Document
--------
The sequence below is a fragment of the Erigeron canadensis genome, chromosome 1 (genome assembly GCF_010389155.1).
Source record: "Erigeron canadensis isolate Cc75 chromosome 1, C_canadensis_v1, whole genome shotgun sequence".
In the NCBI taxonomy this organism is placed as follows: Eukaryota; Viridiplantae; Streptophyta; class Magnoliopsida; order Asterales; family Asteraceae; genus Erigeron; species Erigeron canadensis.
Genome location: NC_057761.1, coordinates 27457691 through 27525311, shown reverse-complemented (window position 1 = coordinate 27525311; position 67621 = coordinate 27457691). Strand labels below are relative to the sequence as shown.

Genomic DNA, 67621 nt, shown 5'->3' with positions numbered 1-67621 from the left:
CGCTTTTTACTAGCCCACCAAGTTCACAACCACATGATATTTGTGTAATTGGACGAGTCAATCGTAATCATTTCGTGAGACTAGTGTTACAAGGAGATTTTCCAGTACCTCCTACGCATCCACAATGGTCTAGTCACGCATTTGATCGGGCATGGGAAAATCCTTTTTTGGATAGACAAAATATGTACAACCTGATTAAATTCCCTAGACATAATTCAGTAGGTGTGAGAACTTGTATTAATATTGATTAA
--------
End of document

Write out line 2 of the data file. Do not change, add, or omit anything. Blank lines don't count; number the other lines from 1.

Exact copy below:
Source record: "Erigeron canadensis isolate Cc75 chromosome 1, C_canadensis_v1, whole genome shotgun sequence".